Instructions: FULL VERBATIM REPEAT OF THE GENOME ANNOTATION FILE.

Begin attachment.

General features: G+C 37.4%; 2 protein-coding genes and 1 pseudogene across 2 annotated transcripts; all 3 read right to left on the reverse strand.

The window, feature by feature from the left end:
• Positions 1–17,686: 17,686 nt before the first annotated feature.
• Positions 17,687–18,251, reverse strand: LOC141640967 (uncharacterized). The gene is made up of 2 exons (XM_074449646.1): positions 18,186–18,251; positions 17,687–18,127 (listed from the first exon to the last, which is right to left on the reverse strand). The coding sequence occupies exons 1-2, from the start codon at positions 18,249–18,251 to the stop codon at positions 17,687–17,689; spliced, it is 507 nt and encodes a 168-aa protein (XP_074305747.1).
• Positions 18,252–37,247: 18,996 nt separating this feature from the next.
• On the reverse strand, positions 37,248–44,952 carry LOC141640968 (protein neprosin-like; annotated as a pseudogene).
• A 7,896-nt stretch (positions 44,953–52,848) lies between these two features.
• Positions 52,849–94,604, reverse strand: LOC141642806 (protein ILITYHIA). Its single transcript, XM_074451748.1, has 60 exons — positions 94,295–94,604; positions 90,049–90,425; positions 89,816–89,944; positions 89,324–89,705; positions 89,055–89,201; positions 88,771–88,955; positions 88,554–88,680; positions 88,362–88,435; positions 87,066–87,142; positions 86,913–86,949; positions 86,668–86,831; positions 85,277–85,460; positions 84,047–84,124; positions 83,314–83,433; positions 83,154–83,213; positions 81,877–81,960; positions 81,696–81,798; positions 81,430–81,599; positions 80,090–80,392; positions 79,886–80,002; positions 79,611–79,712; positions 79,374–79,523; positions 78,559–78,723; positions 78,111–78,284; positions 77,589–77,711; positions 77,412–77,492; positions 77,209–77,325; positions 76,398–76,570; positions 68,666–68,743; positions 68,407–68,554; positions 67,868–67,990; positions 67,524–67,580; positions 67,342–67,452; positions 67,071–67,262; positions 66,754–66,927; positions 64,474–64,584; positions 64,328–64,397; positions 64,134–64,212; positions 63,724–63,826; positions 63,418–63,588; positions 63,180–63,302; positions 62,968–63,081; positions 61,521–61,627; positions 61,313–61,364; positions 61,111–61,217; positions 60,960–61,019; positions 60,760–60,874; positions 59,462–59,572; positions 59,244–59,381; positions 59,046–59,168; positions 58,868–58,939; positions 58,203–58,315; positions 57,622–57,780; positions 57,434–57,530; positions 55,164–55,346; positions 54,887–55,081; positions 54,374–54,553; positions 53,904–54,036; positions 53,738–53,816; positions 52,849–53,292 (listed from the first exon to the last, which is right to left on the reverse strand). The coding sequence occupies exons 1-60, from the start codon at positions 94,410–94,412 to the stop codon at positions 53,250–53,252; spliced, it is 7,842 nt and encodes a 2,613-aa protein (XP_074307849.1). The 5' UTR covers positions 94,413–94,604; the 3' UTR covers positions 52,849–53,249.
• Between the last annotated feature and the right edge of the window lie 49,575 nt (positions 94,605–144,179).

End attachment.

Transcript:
General features: G+C 37.4%; 2 protein-coding genes and 1 pseudogene across 2 annotated transcripts; all 3 read right to left on the reverse strand.

The window, feature by feature from the left end:
• Positions 1–17,686: 17,686 nt before the first annotated feature.
• Positions 17,687–18,251, reverse strand: LOC141640967 (uncharacterized). The gene is made up of 2 exons (XM_074449646.1): positions 18,186–18,251; positions 17,687–18,127 (listed from the first exon to the last, which is right to left on the reverse strand). The coding sequence occupies exons 1-2, from the start codon at positions 18,249–18,251 to the stop codon at positions 17,687–17,689; spliced, it is 507 nt and encodes a 168-aa protein (XP_074305747.1).
• Positions 18,252–37,247: 18,996 nt separating this feature from the next.
• On the reverse strand, positions 37,248–44,952 carry LOC141640968 (protein neprosin-like; annotated as a pseudogene).
• A 7,896-nt stretch (positions 44,953–52,848) lies between these two features.
• Positions 52,849–94,604, reverse strand: LOC141642806 (protein ILITYHIA). Its single transcript, XM_074451748.1, has 60 exons — positions 94,295–94,604; positions 90,049–90,425; positions 89,816–89,944; positions 89,324–89,705; positions 89,055–89,201; positions 88,771–88,955; positions 88,554–88,680; positions 88,362–88,435; positions 87,066–87,142; positions 86,913–86,949; positions 86,668–86,831; positions 85,277–85,460; positions 84,047–84,124; positions 83,314–83,433; positions 83,154–83,213; positions 81,877–81,960; positions 81,696–81,798; positions 81,430–81,599; positions 80,090–80,392; positions 79,886–80,002; positions 79,611–79,712; positions 79,374–79,523; positions 78,559–78,723; positions 78,111–78,284; positions 77,589–77,711; positions 77,412–77,492; positions 77,209–77,325; positions 76,398–76,570; positions 68,666–68,743; positions 68,407–68,554; positions 67,868–67,990; positions 67,524–67,580; positions 67,342–67,452; positions 67,071–67,262; positions 66,754–66,927; positions 64,474–64,584; positions 64,328–64,397; positions 64,134–64,212; positions 63,724–63,826; positions 63,418–63,588; positions 63,180–63,302; positions 62,968–63,081; positions 61,521–61,627; positions 61,313–61,364; positions 61,111–61,217; positions 60,960–61,019; positions 60,760–60,874; positions 59,462–59,572; positions 59,244–59,381; positions 59,046–59,168; positions 58,868–58,939; positions 58,203–58,315; positions 57,622–57,780; positions 57,434–57,530; positions 55,164–55,346; positions 54,887–55,081; positions 54,374–54,553; positions 53,904–54,036; positions 53,738–53,816; positions 52,849–53,292 (listed from the first exon to the last, which is right to left on the reverse strand). The coding sequence occupies exons 1-60, from the start codon at positions 94,410–94,412 to the stop codon at positions 53,250–53,252; spliced, it is 7,842 nt and encodes a 2,613-aa protein (XP_074307849.1). The 5' UTR covers positions 94,413–94,604; the 3' UTR covers positions 52,849–53,249.
• Between the last annotated feature and the right edge of the window lie 49,575 nt (positions 94,605–144,179).